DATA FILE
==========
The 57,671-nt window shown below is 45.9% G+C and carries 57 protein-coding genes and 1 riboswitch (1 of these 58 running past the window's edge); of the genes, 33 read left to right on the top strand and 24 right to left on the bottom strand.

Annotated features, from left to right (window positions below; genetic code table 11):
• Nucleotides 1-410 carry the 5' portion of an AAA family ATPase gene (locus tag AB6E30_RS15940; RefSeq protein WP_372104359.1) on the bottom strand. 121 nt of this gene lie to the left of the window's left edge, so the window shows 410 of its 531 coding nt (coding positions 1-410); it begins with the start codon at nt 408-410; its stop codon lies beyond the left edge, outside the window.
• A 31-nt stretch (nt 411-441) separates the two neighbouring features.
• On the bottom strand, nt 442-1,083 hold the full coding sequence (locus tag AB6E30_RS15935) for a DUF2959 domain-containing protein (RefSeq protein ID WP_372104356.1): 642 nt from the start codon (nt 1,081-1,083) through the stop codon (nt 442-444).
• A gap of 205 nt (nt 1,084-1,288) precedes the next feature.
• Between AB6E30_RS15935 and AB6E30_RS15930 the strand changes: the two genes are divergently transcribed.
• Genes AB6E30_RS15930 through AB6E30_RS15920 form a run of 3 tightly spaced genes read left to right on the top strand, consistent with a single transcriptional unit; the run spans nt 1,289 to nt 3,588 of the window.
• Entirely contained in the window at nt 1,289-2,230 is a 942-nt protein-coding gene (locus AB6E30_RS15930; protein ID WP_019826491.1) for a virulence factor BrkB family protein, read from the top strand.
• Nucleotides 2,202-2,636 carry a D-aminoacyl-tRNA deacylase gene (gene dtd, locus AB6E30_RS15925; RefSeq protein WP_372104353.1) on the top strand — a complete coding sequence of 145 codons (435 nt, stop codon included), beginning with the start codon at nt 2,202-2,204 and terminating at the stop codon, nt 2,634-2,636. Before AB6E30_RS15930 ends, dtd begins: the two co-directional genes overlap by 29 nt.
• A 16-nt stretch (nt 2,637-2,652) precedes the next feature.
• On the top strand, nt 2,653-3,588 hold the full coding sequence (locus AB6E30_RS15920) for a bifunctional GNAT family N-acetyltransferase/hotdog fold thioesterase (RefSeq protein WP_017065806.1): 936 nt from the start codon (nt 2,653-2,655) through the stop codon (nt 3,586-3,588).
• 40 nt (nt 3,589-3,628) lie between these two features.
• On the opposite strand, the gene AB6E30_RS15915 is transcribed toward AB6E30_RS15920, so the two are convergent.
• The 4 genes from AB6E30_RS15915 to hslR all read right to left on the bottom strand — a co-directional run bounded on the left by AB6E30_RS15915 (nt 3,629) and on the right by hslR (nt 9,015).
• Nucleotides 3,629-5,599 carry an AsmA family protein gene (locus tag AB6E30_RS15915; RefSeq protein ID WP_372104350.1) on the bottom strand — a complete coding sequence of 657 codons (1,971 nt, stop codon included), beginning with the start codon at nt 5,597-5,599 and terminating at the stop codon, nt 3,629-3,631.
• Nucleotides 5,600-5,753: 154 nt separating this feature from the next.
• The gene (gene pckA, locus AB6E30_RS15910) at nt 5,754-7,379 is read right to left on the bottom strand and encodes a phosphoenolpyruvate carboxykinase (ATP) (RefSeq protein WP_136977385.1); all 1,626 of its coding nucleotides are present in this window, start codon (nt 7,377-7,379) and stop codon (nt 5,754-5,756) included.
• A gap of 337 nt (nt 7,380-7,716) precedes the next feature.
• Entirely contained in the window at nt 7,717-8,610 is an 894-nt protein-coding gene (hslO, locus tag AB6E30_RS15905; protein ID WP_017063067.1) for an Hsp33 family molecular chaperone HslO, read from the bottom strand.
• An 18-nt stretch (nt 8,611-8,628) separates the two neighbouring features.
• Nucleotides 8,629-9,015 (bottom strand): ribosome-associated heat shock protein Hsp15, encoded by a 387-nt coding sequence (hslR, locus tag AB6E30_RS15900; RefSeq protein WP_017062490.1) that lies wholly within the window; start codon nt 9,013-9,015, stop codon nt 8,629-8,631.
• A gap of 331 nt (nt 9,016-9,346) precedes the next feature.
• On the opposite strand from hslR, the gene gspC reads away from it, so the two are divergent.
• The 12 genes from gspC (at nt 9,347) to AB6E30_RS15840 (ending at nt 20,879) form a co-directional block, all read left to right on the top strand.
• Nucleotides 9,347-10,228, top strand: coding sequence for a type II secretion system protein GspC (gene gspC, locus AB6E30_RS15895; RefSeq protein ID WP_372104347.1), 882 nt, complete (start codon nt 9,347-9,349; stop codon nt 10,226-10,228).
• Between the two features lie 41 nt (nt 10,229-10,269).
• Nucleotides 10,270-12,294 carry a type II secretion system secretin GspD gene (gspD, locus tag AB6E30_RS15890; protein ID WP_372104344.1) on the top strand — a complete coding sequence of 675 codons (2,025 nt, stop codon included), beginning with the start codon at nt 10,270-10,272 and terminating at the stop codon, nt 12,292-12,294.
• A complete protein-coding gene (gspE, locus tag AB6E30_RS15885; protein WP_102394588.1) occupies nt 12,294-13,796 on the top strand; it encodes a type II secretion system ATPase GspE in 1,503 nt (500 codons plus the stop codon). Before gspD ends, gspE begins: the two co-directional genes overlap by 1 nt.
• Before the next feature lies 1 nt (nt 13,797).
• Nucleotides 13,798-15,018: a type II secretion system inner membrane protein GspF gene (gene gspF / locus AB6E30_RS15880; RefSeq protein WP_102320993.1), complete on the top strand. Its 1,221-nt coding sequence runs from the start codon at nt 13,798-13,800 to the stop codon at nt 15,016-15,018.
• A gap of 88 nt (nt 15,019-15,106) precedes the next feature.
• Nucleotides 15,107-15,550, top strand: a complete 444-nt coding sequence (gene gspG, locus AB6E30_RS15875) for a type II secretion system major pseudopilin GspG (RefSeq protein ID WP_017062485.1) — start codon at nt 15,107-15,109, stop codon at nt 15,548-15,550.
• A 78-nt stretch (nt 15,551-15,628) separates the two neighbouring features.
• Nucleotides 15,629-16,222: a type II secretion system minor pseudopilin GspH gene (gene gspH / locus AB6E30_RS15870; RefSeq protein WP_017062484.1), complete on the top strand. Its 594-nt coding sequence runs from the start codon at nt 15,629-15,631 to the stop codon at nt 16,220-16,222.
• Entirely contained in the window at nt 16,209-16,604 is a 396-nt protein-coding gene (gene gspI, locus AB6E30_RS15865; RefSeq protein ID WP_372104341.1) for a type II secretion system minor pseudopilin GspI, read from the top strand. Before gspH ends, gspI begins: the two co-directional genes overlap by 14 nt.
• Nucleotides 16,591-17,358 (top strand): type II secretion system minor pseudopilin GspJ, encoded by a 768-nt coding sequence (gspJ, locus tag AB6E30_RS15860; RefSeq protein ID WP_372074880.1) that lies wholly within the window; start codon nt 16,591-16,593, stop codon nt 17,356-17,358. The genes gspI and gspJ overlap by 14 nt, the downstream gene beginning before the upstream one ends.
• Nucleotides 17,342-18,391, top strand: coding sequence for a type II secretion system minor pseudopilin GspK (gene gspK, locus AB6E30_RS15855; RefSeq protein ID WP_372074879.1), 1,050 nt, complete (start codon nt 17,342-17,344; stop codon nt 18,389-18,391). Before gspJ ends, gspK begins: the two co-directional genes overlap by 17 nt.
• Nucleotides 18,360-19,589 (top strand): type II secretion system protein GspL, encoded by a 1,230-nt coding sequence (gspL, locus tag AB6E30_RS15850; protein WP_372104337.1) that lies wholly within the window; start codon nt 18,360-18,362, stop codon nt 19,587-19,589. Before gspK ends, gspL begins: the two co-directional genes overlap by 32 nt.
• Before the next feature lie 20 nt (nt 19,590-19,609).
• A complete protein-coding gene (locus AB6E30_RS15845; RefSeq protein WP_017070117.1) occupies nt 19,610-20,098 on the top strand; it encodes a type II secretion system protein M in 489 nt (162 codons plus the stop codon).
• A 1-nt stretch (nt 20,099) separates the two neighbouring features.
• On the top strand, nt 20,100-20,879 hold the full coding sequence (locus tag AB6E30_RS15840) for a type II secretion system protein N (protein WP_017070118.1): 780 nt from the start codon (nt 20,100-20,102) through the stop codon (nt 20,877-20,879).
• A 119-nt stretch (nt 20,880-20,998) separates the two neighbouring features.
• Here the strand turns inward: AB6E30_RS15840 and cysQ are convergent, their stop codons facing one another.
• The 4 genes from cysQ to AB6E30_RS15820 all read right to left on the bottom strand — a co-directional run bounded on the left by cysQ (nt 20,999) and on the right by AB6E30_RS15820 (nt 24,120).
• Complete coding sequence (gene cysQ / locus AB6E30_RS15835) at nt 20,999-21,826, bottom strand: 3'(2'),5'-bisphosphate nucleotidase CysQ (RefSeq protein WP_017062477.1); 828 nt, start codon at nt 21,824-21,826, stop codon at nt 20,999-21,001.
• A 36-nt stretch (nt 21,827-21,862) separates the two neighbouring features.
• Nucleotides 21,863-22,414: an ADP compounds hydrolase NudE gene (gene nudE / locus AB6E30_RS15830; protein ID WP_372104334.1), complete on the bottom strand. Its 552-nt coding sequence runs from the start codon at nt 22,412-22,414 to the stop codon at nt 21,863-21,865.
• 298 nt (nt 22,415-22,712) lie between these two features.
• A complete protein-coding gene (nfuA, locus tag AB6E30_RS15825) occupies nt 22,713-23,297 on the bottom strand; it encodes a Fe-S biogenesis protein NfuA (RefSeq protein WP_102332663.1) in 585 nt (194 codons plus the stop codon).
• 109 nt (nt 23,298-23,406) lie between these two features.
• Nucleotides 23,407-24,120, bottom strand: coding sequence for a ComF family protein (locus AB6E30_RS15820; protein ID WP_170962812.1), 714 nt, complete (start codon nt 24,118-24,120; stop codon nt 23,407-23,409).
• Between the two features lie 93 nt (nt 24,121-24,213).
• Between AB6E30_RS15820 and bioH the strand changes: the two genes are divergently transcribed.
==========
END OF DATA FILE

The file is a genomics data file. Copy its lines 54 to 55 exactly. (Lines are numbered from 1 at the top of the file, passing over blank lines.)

• Between the two features lie 93 nt (nt 24,121-24,213).
• Between AB6E30_RS15820 and bioH the strand changes: the two genes are divergently transcribed.